Zekrom has the strongest Wild Charge in the game. This enables it to OHKO Togekiss from almost full health (if it lands) guaranteed with just a little chip damage from Dragon Breath. This doesn’t mean Zekrom counters Togekiss though, since it is weak to Charm. Wild Charge also lets it beat Melmetal if it lands, which makes it the only current Dragon Breath user capable of beating Melmetal head on. However, since Wild Charge harshly lowers your Defense upon usage, you must be careful when using it on any opponent. Crunch has virtually perfect coverage with Wild Charge in Master League. It hits the Ground types and opposing Dragon types that resist Wild Charge for solid neutral damage and gives it a move to hit opponents without lowering its Defense. Most importantly, it hits the Giratinas and Psychic types such as Mewtwo and Lugia super effectively. Outrage might seem appealing to nuke Dragon types when shields are down, but the combination of Dragon Breath + Crunch is usually enough to take them down. Garchomp is much better with shields down anyway. Don’t use Stone Edge.
Reshiram has an amazing offensive typing that gives its STAB moves completely unresisted coverage in Master League. This makes it a fantastic safe swap capable of OHKOing or 2HKOing almost everything. It also is the only other Dragon type besides Dialga to not be weak to Charm. STAB Overheat does 75% damage minimum to Togekiss, making it an easy OHKO after some chip damage from Dragon Breath or a Crunch. It absolutely nukes Steel types, although Melmetal’s fast and super effective Rock Slides are usually too much for Reshiram to handle. Overheat harshly lowers your Attack when you use it, so similar to Zekrom you must play Reshiram carefully. Crunch once again is there to pressure the Giratinas and Psychic types and hit opponents without lowering its Attack. Stone Edge can be used instead of Overheat to pressure Togekiss more and surprise Dragonite and opposing Reshiram, but without Overheat you lose any chance of beating Melmetal and worsen your matchups against Dialga and Groudon. Reshiram is the only Pokémon in the game that currently has both Draco Meteor and Overheat in its arsenal. This can let it run a very interesting and very powerful double nuke set, but since both of those moves harshly lower your Attack when you use them, it would probably only work as a lead so you can utilize hit-and-run tactics with them reliably.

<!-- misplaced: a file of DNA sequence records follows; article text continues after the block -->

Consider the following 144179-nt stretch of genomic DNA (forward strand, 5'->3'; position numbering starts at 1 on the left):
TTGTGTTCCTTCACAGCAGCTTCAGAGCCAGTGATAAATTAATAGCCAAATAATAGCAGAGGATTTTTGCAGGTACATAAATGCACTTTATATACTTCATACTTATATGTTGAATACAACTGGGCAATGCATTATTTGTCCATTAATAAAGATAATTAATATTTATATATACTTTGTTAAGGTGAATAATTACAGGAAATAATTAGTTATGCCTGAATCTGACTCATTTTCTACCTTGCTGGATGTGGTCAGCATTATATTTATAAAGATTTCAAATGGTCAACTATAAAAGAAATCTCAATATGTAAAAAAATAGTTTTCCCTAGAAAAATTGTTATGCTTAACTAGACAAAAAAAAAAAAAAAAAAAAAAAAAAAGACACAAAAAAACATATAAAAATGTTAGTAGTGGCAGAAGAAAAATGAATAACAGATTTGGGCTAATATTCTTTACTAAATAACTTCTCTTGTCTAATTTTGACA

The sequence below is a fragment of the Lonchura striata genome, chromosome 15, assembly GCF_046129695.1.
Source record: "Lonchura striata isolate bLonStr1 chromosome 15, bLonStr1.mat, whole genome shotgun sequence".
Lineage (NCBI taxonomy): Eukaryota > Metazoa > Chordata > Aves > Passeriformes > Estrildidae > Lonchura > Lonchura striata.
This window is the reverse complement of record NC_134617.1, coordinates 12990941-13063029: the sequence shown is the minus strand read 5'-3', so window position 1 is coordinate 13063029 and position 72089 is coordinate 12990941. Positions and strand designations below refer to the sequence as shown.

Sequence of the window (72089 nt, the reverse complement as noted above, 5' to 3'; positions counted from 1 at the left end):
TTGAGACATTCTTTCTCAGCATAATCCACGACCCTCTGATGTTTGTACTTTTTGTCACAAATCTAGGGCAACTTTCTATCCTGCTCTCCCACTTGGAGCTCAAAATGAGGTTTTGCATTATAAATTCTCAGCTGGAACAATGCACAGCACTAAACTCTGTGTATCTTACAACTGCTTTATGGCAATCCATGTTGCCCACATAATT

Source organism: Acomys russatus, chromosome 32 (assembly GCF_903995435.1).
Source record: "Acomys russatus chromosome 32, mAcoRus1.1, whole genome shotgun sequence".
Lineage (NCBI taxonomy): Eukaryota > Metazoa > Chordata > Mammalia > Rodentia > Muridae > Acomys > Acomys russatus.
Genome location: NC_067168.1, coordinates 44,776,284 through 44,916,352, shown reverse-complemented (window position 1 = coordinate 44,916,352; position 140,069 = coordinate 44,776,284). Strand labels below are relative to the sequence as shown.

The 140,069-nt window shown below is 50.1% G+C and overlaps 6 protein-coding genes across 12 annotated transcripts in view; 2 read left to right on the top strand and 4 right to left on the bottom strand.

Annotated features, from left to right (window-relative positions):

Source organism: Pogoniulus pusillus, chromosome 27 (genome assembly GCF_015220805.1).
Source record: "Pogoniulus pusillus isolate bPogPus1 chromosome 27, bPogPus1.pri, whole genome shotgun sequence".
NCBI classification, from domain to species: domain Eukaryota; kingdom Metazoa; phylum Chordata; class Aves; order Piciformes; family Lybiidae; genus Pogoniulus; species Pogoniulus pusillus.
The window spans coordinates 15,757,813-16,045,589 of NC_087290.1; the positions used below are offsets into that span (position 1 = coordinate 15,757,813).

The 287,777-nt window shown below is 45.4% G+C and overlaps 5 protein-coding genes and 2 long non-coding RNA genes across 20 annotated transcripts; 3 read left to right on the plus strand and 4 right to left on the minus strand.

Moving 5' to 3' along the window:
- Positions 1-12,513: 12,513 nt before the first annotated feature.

All 4 of these Pokémon generally to Dialga and Togekiss, especially if they have both shields. Zekrom & Reshiram are very vulnerable to the Ground types, but with both shields in tact they have a good chance of beating them. Reshiram has a big Kyogre and Swampert problem since it doesn’t resist Water. Palkia, Dragonite and Reshiram are pretty weak to Melmetal. Lugia with both shields beats all of them fairly easily. It even checks Dragonite and Palkia in lower shield scenarios, but at the same time Reshiram and Zekrom have a much easier time against Lugia in lower shield scenarios.
Like Melmetal, they hard counter Togekiss and check Dialga. The main issue with them though is they lose harder to the Giratinas, Ho-Oh and Zekrom than Melmetal and lose to Palkia and Reshiram.